World

Brazil financial markets fall after S&P downgrades sovereign debt to junk status

  • Visitors look at stock price monitors inside the BM&F BOVESPA stock exchange headquarters in Sao Paulo, Brazil, Thursday, Sept. 10, 2015. Brazil's financial markets fell Thursday in the aftermath of credit agency Standard & Poor's downgrading the country's sovereign debt to “junk” status. (AP Photo/Andre Penner)

    Visitors look at stock price monitors inside the BM&F BOVESPA stock exchange headquarters in Sao Paulo, Brazil, Thursday, Sept. 10, 2015. Brazil's financial markets fell Thursday in the aftermath of credit agency Standard & Poor's downgrading the country's sovereign debt to “junk” status. (AP Photo/Andre Penner)  (The Associated Press)

  • Unemployed residents wait in line at a government job center in Sao Paulo, Brazil, Thursday, Sept. 10, 2015. Brazil's financial markets fell Thursday in the aftermath of credit agency Standard & Poor's downgrading the country's sovereign debt to “junk” status. (AP Photo/Andre Penner)

    Unemployed residents wait in line at a government job center in Sao Paulo, Brazil, Thursday, Sept. 10, 2015. Brazil's financial markets fell Thursday in the aftermath of credit agency Standard & Poor's downgrading the country's sovereign debt to “junk” status. (AP Photo/Andre Penner)  (The Associated Press)

  • Unemployed residents visit a government-run job center in Sao Paulo, Brazil, Thursday, Sept. 10, 2015. Brazil's financial markets fell Thursday in the aftermath of credit agency Standard & Poor's downgrading the country's sovereign debt to “junk” status. (AP Photo/Andre Penner)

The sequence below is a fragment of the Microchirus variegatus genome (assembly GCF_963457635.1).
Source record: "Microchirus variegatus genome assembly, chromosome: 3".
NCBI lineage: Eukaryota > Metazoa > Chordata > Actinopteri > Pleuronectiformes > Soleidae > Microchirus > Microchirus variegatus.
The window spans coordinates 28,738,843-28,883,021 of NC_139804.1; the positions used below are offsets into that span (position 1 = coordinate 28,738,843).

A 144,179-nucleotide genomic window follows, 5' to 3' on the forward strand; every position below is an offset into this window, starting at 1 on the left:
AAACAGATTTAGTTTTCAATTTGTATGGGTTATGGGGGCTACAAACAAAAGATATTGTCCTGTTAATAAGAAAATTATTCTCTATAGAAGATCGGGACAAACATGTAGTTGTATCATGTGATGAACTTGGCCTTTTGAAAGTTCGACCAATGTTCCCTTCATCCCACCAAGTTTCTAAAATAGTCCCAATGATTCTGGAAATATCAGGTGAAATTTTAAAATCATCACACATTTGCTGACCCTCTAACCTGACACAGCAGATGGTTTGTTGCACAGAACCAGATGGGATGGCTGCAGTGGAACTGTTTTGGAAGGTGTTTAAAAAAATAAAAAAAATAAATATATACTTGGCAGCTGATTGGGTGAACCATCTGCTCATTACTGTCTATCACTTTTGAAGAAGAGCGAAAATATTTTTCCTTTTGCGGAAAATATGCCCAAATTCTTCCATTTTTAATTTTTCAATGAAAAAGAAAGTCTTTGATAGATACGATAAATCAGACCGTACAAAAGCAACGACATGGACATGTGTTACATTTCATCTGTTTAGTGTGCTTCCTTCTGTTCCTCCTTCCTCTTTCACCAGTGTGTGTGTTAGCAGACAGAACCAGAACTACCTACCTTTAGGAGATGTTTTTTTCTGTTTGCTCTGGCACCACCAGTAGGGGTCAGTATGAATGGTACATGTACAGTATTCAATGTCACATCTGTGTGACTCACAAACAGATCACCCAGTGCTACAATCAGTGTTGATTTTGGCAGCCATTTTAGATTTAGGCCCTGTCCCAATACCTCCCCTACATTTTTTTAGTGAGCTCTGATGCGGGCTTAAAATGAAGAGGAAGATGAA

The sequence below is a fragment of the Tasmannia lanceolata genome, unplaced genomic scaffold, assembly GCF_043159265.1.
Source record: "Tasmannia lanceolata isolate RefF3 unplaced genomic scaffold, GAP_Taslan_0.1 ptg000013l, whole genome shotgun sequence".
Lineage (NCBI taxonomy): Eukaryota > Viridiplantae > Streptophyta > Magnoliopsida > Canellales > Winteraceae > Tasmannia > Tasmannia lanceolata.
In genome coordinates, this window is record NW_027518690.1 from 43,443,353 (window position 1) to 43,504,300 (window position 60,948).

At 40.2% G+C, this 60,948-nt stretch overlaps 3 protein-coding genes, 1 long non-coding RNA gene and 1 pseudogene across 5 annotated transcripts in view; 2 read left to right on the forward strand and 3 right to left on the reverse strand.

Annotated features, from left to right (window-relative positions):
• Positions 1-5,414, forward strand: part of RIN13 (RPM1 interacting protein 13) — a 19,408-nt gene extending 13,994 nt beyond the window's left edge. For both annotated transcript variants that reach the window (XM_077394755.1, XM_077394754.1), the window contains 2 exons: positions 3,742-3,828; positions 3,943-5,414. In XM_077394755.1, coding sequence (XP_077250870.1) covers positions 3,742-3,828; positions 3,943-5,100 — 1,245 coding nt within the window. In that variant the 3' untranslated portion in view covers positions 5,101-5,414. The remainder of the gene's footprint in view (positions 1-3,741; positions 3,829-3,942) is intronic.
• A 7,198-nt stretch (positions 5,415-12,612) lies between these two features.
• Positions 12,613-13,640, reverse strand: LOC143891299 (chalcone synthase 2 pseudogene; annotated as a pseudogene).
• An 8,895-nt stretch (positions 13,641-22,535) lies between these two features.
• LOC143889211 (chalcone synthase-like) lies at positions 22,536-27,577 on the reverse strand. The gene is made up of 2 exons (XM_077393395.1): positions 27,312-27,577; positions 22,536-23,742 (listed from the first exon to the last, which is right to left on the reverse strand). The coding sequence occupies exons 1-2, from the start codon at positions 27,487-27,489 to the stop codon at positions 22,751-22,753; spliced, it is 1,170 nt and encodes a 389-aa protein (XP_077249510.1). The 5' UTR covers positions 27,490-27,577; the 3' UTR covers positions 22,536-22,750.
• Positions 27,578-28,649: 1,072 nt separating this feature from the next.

Unemployed residents visit a government-run job center in Sao Paulo, Brazil, Thursday, Sept. 10, 2015. Brazil's financial markets fell Thursday in the aftermath of credit agency Standard & Poor's downgrading the country's sovereign debt to “junk” status. (AP Photo/Andre Penner)  (The Associated Press)

Brazil's financial markets has fallen in the aftermath of credit agency Standard & Poor's downgrading the country's sovereign debt to "junk" status.

The Brazilian real fell 2 percent to 3.88 per U.S. dollar by early Thursday afternoon and it would have dropped even further if the Central Bank hadn't intervened by selling some $1.5 billion on the spot market.

The benchmark Bovespa stock index was down 1.24 percent.

President Dilma Rousseff met in the morning with members of her cabinet and congressional leaders to discuss the downgrade and said it wasn't a catastrophic event.

Citing presidential advisers, the Folha d S. Paulo newspaper says Rousseff urged them to cut public spending.